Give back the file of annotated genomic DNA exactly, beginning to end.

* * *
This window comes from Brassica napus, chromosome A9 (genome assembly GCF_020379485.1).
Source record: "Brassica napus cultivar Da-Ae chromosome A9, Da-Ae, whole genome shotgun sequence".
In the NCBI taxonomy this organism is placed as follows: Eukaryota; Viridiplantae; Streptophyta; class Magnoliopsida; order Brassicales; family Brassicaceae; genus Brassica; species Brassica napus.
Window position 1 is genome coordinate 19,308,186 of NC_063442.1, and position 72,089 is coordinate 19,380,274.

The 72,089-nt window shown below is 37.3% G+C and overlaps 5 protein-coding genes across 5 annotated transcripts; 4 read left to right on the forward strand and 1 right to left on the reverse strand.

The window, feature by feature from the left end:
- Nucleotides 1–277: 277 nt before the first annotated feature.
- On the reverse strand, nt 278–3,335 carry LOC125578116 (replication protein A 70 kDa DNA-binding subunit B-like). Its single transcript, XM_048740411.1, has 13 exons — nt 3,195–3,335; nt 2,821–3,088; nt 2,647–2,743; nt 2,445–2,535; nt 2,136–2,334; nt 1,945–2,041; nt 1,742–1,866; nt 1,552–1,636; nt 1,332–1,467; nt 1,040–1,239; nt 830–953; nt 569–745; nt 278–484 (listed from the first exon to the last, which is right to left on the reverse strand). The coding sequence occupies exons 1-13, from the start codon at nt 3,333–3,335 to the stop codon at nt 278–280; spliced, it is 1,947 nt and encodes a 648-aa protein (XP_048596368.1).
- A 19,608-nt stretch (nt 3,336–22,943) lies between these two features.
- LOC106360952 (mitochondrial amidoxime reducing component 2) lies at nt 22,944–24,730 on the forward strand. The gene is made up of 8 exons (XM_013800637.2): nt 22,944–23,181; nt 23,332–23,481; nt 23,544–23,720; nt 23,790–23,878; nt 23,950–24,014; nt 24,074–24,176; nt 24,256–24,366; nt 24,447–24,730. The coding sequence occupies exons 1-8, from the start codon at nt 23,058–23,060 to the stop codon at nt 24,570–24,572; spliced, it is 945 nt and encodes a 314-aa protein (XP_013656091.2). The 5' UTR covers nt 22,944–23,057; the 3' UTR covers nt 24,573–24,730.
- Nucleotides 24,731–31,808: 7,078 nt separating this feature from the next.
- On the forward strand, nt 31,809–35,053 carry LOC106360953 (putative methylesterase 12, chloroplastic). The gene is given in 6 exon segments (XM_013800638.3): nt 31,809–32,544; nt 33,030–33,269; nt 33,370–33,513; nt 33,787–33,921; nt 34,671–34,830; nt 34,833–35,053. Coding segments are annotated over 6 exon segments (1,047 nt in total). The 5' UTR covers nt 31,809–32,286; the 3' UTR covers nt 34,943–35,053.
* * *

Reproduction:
This window comes from Brassica napus, chromosome A9 (genome assembly GCF_020379485.1).
Source record: "Brassica napus cultivar Da-Ae chromosome A9, Da-Ae, whole genome shotgun sequence".
In the NCBI taxonomy this organism is placed as follows: Eukaryota; Viridiplantae; Streptophyta; class Magnoliopsida; order Brassicales; family Brassicaceae; genus Brassica; species Brassica napus.
Window position 1 is genome coordinate 19,308,186 of NC_063442.1, and position 72,089 is coordinate 19,380,274.

The 72,089-nt window shown below is 37.3% G+C and overlaps 5 protein-coding genes across 5 annotated transcripts; 4 read left to right on the forward strand and 1 right to left on the reverse strand.

The window, feature by feature from the left end:
- Nucleotides 1–277: 277 nt before the first annotated feature.
- On the reverse strand, nt 278–3,335 carry LOC125578116 (replication protein A 70 kDa DNA-binding subunit B-like). Its single transcript, XM_048740411.1, has 13 exons — nt 3,195–3,335; nt 2,821–3,088; nt 2,647–2,743; nt 2,445–2,535; nt 2,136–2,334; nt 1,945–2,041; nt 1,742–1,866; nt 1,552–1,636; nt 1,332–1,467; nt 1,040–1,239; nt 830–953; nt 569–745; nt 278–484 (listed from the first exon to the last, which is right to left on the reverse strand). The coding sequence occupies exons 1-13, from the start codon at nt 3,333–3,335 to the stop codon at nt 278–280; spliced, it is 1,947 nt and encodes a 648-aa protein (XP_048596368.1).
- A 19,608-nt stretch (nt 3,336–22,943) lies between these two features.
- LOC106360952 (mitochondrial amidoxime reducing component 2) lies at nt 22,944–24,730 on the forward strand. The gene is made up of 8 exons (XM_013800637.2): nt 22,944–23,181; nt 23,332–23,481; nt 23,544–23,720; nt 23,790–23,878; nt 23,950–24,014; nt 24,074–24,176; nt 24,256–24,366; nt 24,447–24,730. The coding sequence occupies exons 1-8, from the start codon at nt 23,058–23,060 to the stop codon at nt 24,570–24,572; spliced, it is 945 nt and encodes a 314-aa protein (XP_013656091.2). The 5' UTR covers nt 22,944–23,057; the 3' UTR covers nt 24,573–24,730.
- Nucleotides 24,731–31,808: 7,078 nt separating this feature from the next.
- On the forward strand, nt 31,809–35,053 carry LOC106360953 (putative methylesterase 12, chloroplastic). The gene is given in 6 exon segments (XM_013800638.3): nt 31,809–32,544; nt 33,030–33,269; nt 33,370–33,513; nt 33,787–33,921; nt 34,671–34,830; nt 34,833–35,053. Coding segments are annotated over 6 exon segments (1,047 nt in total). The 5' UTR covers nt 31,809–32,286; the 3' UTR covers nt 34,943–35,053.